Nelson Mandela has an almost godlike status in South Africa. He was one of the few things that we as South Africans could agree on across racial boundaries. He was a moral compass, and I was amazed at his ability to forgive. As I grew older, I knew I needed to help carry on building what Nelson Mandela had sacrificed much of his life to bring about.
I felt a great sense of pride to come to Amherst under the legacy of a man I respected so much. I would always mention that it was a Nelson Mandela Scholarship, not just a scholarship. It felt like he was an angel, lighting a path for me from some lofty pedestal.
Zandile Bekwa ’11 felt proud to receive a scholarship named after Mandela.
Photo by Clive Hassall
I work at Drama for Life, an NGO at the University of the Witwatersrand in Johannesburg. I majored in political science and theater and dance; this job merges my interests in social development and drama.
When we lost Mandela, I felt our country had lost our moral compass. His death exposed the reality of the bleak future we face, the widening inequality. Our leadership is losing sight of the ideals we fought so hard for. In a world where it’s hard to truly admire and aspire to be like someone, Madiba motivates me to aim higher, work harder and believe I can make a difference.
The Scholars now on campus feel a responsibility to continue work that Nelson Mandela began.
Jason Adams ’14 chose Amherst for its diversity and because it had honored the former president of his country. He teared up upon learning he was a Mandela Scholar. “Any South African would be honored and proud to attend Amherst.” A double major in economics and Russian, he sees himself as “a type of ambassador for South Africa, like Madiba.” Since the leader’s death, Adams has been “concerned for the well-being of South Africa’s social, political and economic future.” Adams’ mother met Mandela in the early 1990s: “From this, I knew Madiba was a warm person.” Later, Adams learned about and admired Mandela’s smaller-scale accomplishments, such as co-founding South Africa’s first black-owned law firm.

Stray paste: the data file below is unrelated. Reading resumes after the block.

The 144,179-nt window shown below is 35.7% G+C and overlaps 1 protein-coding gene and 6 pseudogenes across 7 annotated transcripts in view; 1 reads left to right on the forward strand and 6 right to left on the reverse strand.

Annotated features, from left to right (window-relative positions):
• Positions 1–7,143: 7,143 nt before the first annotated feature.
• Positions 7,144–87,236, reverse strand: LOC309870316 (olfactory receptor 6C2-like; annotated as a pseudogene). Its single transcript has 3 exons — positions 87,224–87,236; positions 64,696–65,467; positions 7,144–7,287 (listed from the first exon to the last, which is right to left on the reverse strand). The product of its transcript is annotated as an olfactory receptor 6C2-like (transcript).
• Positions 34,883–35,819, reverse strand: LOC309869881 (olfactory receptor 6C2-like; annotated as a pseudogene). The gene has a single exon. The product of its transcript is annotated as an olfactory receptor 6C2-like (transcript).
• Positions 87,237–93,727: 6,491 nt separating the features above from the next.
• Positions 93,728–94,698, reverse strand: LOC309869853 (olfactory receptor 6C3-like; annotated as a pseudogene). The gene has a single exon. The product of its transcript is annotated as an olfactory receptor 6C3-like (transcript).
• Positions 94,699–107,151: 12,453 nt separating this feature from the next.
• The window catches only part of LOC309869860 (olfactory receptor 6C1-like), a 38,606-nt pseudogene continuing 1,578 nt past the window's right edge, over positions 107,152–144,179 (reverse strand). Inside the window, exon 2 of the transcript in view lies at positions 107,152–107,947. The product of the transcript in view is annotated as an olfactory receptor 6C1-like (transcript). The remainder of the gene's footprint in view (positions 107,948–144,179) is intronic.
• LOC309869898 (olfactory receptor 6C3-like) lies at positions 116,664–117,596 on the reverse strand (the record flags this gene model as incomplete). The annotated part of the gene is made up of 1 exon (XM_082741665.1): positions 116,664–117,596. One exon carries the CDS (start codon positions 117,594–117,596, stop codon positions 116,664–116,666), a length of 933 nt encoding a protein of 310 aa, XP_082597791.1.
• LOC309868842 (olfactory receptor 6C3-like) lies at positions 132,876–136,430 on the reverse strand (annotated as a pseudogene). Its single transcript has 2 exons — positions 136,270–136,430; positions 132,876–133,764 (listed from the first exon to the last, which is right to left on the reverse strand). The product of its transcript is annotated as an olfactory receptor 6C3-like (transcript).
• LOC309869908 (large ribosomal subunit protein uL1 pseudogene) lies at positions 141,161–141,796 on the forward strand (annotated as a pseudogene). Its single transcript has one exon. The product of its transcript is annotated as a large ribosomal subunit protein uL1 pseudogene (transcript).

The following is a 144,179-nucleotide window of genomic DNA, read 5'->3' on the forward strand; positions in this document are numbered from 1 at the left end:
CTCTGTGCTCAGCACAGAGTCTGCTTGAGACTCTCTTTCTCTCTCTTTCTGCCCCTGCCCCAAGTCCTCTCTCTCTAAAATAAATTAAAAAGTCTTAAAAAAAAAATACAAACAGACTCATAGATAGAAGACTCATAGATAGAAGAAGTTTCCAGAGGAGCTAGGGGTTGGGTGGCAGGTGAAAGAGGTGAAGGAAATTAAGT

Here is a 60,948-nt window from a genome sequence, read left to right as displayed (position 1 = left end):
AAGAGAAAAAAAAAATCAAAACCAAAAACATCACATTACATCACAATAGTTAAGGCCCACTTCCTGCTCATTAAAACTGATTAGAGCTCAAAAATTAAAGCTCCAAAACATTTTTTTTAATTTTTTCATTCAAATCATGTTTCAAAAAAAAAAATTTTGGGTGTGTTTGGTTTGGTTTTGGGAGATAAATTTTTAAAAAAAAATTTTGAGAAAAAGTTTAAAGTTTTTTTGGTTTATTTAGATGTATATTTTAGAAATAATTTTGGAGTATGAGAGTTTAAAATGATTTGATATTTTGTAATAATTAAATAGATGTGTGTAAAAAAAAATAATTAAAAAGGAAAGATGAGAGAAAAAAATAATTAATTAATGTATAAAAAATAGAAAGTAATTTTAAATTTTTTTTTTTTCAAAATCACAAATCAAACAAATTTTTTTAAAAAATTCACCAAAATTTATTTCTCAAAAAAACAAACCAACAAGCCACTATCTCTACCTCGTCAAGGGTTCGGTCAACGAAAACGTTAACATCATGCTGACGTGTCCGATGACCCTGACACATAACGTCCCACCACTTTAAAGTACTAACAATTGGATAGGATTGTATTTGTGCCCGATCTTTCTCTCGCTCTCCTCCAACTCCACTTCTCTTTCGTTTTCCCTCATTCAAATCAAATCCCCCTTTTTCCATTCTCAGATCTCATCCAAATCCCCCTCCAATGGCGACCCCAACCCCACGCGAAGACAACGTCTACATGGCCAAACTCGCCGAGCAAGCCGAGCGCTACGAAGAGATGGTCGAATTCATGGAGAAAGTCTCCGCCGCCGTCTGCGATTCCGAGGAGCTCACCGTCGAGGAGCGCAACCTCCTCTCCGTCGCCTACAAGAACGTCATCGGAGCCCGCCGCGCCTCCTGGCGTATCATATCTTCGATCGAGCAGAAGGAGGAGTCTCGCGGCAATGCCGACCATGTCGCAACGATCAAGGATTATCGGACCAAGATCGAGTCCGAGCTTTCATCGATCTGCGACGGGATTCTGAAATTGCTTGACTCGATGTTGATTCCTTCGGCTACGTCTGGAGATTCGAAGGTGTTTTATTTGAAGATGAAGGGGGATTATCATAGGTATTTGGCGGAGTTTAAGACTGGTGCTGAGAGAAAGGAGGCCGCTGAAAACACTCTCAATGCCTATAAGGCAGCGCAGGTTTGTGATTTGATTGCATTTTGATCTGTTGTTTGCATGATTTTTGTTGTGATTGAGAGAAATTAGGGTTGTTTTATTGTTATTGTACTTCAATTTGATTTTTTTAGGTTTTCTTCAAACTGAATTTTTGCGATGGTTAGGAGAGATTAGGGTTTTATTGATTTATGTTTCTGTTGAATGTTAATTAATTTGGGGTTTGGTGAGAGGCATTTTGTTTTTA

Nelson Mandela Scholars from left: Kerwin Tichmann ’16, Courage Matiza ’15, Dexter Padayachee ’13 and Jason Adams ’14. Photos by Rob Mattson
Perseverance Gijima ’14 knew he wanted to major in chemistry at Amherst. “I also wanted to explore the open curriculum.” He created an interdisciplinary second major, in African studies, and is now writing a thesis on land reforms and land distribution in postcolonial Zimbabwe, his home country. He hopes to work in health care consulting and to someday earn an M.B.A. and M.P.H. His ultimate goal: to start a foundation or nonprofit to improve health care delivery in Zimbabwe. Growing up, he heard conflicting opinions on Mandela, with some saying the leader failed to deliver on promises. But Gijima doesn’t like to focus on shortcomings. For Mandela’s role in freeing South Africa from apartheid, “he deserves to be remembered and revered,” Gijima says.
Dexter Padayachee ’13 was the first in his immediate family to attend college. “The prestige of being a Mandela Scholar amplified the significance of this. Without Mandela’s work and accomplishments, this scholarship would not have existed and I may not have had the opportunity to attend Amherst,” says the black studies major. “I have benefited from his life, and therefore I feel a sense of urgency to do something productive for others.” He now has a job in the dean of students’ office at Amherst, where he works with international students “in an effort to make the four years spent here both comfortable and meaningful.”
Kerwin Tichmann ’16 came to Amherst to explore different ways of living. “The opportunity to go to one of the best colleges in America, and to broaden my experience of cultures, education and people, was too much to let pass,” says the South African psychology major. Being a Mandela Scholar has amplified Tichmann’s pride in and admiration for the leader’s patience, strength of character and attempts to unite a nation. “He was the first example that most teachers, parents and other grown-ups went to when they needed an image of a kind, generous and strong role model,” Tichmann says. “Now I feel (more than ever) like it is my responsibility, as a Mandela Scholar, to continue to express the kind of values he fought for.”
“To be awarded a scholarship in the name of Nelson Mandela was unexpected and a bit shocking,” says Liberty Chigova ’15, a political science major from Zimbabwe. It’s made him feel connected to Mandela’s “impact on the world.”
A double major in biochemistry and history, Courage Matiza ’15 came to Amherst for the open curriculum and the liberal arts education. In his hometown in Zimbabwe, Mandela was a household hero and Matiza’s role model. “I respected his bravery and patriotism, his undying determination to fight for equality.” Now, as a Mandela Scholar, Matiza feels a direct connection to the leader’s “vision of education equality and youth empowerment.” He says of his childhood hero, “His legacy survives his death.”